Technology has always driven mobility. Shoes, horses, carts, trains, streetcars and the automobile have progressively increased human mobility at the same time as we have become immensely richer. The challenge of a good mobility policy, therefore, is to find ways to adopt technologies that can provide urban drivers with greater mobility at lower costs. (The Tom Tom Congestion Index ranks Calgary as the 26th most congested major North American city out of 59 studied, with Vancouver 2nd, Toronto 6th, Montreal 10th, Ottawa 18th and Edmonton 34th.)
But Calgary’s transportation policy assumes the day of the automobile is coming to an end just as the advent of new technologies is ushering in a new era of more efficient and less polluting car travel. Much current city policy operates on the basis that we have reached a high-water mark in this progression. The timing couldn’t be worse.
A host of technological and entrepreneurial developments promise to make road infrastructure more efficient, free up urban spaces, reduce transport emissions and energy consumption, save people time and improve safety, all while increasing mobility.
The urban planners’ infatuation with phasing out the car is out of step.
Self-driving cars: Once relegated to the sci-fi world or The Jetsons, self-driving cars promise to improve the use of existing infrastructure. Compared with cars driven by people, they are able to safely drive closer together and use less road space for a given traffic volume while reducing the likelihood of an accident. Nissan and GM have promised fully autonomous vehicles by the end of the decade, but it is already possible to purchase cars that manoeuvre themselves into parallel parking spaces or adjust their cruise control speed to maintain a safe following distance. Google has driven its prototype more than 500,000 kilometres without incident. Nevada has made it legal to operate autonomous vehicles on public roads, while California and Florida have made it legal to test them.
Ride sharing: The rise of GPS-equipped smartphones has helped make ride-sharing services possible. The Carma Carpooling app allows people to locate passengers and drivers making similar trips, with the potential to improve commuting efficiency by filling empty seats.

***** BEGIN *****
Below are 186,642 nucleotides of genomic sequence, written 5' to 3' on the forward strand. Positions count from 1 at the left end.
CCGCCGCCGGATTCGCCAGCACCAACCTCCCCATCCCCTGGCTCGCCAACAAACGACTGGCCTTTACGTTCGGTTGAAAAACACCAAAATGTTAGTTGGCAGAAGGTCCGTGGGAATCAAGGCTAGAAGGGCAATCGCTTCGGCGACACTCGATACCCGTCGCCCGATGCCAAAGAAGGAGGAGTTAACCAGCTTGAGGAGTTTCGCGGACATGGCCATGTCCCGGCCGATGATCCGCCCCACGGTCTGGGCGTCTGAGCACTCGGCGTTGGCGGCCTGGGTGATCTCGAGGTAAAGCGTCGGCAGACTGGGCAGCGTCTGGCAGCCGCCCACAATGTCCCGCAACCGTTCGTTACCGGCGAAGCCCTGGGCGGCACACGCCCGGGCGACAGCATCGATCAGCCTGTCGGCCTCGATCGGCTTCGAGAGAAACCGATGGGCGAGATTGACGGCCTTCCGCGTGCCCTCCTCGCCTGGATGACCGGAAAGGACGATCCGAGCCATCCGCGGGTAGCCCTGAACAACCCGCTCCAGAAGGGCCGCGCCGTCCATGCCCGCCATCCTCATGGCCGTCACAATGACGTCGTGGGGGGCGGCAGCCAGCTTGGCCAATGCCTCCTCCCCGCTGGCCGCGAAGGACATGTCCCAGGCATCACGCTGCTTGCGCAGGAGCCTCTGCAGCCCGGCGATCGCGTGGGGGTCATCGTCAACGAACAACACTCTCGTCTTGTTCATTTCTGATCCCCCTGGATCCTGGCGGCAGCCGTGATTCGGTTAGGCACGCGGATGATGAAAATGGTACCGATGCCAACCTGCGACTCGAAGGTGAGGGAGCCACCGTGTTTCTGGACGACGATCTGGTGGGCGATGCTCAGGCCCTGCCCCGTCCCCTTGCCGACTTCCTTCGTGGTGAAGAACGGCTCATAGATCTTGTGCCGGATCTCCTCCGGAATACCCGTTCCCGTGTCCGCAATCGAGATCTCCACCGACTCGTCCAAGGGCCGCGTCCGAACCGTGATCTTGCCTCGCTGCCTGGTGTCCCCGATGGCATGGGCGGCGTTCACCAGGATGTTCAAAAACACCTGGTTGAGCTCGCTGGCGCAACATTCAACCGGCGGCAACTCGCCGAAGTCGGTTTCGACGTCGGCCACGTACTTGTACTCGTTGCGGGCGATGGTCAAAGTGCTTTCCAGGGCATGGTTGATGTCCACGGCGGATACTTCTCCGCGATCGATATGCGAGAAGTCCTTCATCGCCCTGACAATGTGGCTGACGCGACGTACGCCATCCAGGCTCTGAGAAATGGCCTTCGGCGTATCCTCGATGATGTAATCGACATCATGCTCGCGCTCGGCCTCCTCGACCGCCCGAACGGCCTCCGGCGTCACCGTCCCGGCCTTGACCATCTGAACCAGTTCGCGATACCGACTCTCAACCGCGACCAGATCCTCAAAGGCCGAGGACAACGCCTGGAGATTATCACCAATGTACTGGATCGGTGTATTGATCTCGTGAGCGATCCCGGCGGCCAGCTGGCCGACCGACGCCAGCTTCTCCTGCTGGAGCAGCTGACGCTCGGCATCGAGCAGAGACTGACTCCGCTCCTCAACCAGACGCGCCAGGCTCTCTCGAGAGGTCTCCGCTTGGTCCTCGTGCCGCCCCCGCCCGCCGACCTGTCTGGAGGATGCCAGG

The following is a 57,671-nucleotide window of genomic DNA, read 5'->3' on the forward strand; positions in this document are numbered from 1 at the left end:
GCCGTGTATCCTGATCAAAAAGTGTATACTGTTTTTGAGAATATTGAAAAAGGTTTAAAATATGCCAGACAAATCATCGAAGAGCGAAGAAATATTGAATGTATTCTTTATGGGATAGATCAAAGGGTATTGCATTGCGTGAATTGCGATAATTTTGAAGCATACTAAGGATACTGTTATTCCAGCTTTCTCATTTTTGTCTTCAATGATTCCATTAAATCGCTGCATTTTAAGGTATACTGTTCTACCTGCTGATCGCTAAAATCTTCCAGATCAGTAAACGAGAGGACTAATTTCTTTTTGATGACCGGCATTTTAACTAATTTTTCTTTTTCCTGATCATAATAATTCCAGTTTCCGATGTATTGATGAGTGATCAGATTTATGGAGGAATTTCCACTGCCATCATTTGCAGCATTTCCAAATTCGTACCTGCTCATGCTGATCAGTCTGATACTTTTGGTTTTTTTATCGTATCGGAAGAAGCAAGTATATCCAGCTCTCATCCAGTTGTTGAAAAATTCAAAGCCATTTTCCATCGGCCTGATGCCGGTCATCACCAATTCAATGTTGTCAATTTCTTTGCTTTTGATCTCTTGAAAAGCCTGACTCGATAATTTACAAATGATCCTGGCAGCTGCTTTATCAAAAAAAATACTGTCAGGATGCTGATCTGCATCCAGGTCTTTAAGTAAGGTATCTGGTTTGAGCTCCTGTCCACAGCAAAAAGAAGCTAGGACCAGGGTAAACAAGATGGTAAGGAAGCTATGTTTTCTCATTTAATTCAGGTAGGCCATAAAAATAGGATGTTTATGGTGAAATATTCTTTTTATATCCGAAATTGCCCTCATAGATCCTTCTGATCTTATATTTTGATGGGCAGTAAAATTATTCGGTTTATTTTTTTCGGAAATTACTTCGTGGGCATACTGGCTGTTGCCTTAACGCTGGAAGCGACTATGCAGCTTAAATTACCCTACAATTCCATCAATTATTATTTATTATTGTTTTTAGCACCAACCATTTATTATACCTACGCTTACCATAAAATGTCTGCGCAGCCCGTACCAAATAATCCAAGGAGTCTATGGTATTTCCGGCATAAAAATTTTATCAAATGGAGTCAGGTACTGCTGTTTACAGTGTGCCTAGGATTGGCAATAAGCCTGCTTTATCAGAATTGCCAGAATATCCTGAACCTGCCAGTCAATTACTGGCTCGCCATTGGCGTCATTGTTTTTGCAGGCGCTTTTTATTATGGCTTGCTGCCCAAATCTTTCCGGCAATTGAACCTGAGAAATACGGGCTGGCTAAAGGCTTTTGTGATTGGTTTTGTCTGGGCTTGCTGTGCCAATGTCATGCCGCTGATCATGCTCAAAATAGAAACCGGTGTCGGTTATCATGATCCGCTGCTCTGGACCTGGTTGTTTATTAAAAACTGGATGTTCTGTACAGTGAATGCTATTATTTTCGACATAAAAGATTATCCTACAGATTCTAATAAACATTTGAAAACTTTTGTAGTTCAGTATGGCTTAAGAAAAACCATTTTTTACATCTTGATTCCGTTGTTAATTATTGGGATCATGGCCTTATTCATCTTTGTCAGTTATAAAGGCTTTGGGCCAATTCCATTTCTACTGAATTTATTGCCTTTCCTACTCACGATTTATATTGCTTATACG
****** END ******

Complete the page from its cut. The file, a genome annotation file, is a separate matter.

Car sharing: Car2Go, which allows people to access a car without owning it, is currently active in Calgary, Toronto and Vancouver. Aside from private benefits, this service has the potential to save urban space by reducing the proportion of the day that a vehicle is parked on city streets.
More-efficient propulsion: From 1949 to 2010, the fuel economy of light vehicles improved by 56 percent. There remains considerable potential to improve efficiency further with more-efficient propulsion, including electric vehicles. Some electric vehicles are achieving the equivalent of over 100 miles per gallon (2.35 L/100km).
Real-time road pricing: As technology lowers the price of tracking vehicles and transferring funds, charging car drivers for the precise time and place of road usage becomes viable. Such pricing could shut down the argument wielded by the promoters of public transit that drivers receive a subsidy in the form of tax-supported roads. -Real-time road pricing would lead to less guessing about consumer preferences and give us more accurate information about their behaviour. Road pricing in Stockholm has shown that congestion can be significantly reduced by pricing road use for different times of the day. Technology is bringing down the cost of operating such a system. And real-time road pricing would also be a fairer system because the users, rather than all taxpayers, would pay for them.